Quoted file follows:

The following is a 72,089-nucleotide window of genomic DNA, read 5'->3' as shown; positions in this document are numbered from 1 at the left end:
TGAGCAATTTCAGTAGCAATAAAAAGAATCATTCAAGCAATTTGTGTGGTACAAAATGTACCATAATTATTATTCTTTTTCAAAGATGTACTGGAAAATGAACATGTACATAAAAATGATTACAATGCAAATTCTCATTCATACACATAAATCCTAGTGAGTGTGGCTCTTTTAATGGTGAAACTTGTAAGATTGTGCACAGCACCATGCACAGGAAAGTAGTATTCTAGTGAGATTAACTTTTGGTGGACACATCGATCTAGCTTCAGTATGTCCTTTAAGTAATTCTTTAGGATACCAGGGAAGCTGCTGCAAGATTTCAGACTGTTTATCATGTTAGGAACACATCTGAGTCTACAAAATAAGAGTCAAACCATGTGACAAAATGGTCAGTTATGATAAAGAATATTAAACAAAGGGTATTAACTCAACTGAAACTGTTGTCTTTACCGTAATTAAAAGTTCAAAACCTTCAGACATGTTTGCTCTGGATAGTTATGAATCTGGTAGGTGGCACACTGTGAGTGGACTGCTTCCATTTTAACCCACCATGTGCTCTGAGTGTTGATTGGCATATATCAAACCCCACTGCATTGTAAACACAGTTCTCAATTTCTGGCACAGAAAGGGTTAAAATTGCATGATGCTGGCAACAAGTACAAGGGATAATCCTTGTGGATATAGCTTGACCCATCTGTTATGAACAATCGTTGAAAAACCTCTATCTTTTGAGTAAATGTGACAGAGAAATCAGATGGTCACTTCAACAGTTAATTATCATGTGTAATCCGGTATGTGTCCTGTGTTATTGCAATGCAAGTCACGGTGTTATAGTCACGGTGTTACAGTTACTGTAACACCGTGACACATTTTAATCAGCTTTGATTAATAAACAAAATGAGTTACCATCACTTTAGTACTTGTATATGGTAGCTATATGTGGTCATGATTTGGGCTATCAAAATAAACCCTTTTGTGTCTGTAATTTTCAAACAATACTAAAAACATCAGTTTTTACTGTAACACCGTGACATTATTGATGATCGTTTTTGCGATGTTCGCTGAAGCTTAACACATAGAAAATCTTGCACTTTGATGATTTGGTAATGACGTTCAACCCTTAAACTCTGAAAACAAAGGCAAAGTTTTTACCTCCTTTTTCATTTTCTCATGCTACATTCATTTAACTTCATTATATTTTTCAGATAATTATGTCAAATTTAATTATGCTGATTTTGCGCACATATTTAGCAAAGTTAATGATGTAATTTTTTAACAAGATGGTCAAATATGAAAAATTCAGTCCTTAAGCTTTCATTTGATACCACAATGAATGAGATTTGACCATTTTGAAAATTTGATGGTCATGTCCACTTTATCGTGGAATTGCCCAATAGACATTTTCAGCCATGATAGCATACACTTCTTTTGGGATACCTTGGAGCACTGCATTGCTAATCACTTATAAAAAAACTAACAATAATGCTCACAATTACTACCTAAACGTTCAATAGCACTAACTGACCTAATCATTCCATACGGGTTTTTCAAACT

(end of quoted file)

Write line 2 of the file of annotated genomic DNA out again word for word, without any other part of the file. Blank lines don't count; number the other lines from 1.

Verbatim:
TGAGCAATTTCAGTAGCAATAAAAAGAATCATTCAAGCAATTTGTGTGGTACAAAATGTACCATAATTATTATTCTTTTTCAAAGATGTACTGGAAAATGAACATGTACATAAAAATGATTACAATGCAAATTCTCATTCATACACATAAATCCTAGTGAGTGTGGCTCTTTTAATGGTGAAACTTGTAAGATTGTGCACAGCACCATGCACAGGAAAGTAGTATTCTAGTGAGATTAACTTTTGGTGGACACATCGATCTAGCTTCAGTATGTCCTTTAAGTAATTCTTTAGGATACCAGGGAAGCTGCTGCAAGATTTCAGACTGTTTATCATGTTAGGAACACATCTGAGTCTACAAAATAAGAGTCAAACCATGTGACAAAATGGTCAGTTATGATAAAGAATATTAAACAAAGGGTATTAACTCAACTGAAACTGTTGTCTTTACCGTAATTAAAAGTTCAAAACCTTCAGACATGTTTGCTCTGGATAGTTATGAATCTGGTAGGTGGCACACTGTGAGTGGACTGCTTCCATTTTAACCCACCATGTGCTCTGAGTGTTGATTGGCATATATCAAACCCCACTGCATTGTAAACACAGTTCTCAATTTCTGGCACAGAAAGGGTTAAAATTGCATGATGCTGGCAACAAGTACAAGGGATAATCCTTGTGGATATAGCTTGACCCATCTGTTATGAACAATCGTTGAAAAACCTCTATCTTTTGAGTAAATGTGACAGAGAAATCAGATGGTCACTTCAACAGTTAATTATCATGTGTAATCCGGTATGTGTCCTGTGTTATTGCAATGCAAGTCACGGTGTTATAGTCACGGTGTTACAGTTACTGTAACACCGTGACACATTTTAATCAGCTTTGATTAATAAACAAAATGAGTTACCATCACTTTAGTACTTGTATATGGTAGCTATATGTGGTCATGATTTGGGCTATCAAAATAAACCCTTTTGTGTCTGTAATTTTCAAACAATACTAAAAACATCAGTTTTTACTGTAACACCGTGACATTATTGATGATCGTTTTTGCGATGTTCGCTGAAGCTTAACACATAGAAAATCTTGCACTTTGATGATTTGGTAATGACGTTCAACCCTTAAACTCTGAAAACAAAGGCAAAGTTTTTACCTCCTTTTTCATTTTCTCATGCTACATTCATTTAACTTCATTATATTTTTCAGATAATTATGTCAAATTTAATTATGCTGATTTTGCGCACATATTTAGCAAAGTTAATGATGTAATTTTTTAACAAGATGGTCAAATATGAAAAATTCAGTCCTTAAGCTTTCATTTGATACCACAATGAATGAGATTTGACCATTTTGAAAATTTGATGGTCATGTCCACTTTATCGTGGAATTGCCCAATAGACATTTTCAGCCATGATAGCATACACTTCTTTTGGGATACCTTGGAGCACTGCATTGCTAATCACTTATAAAAAAACTAACAATAATGCTCACAATTACTACCTAAACGTTCAATAGCACTAACTGACCTAATCATTCCATACGGGTTTTTCAAACT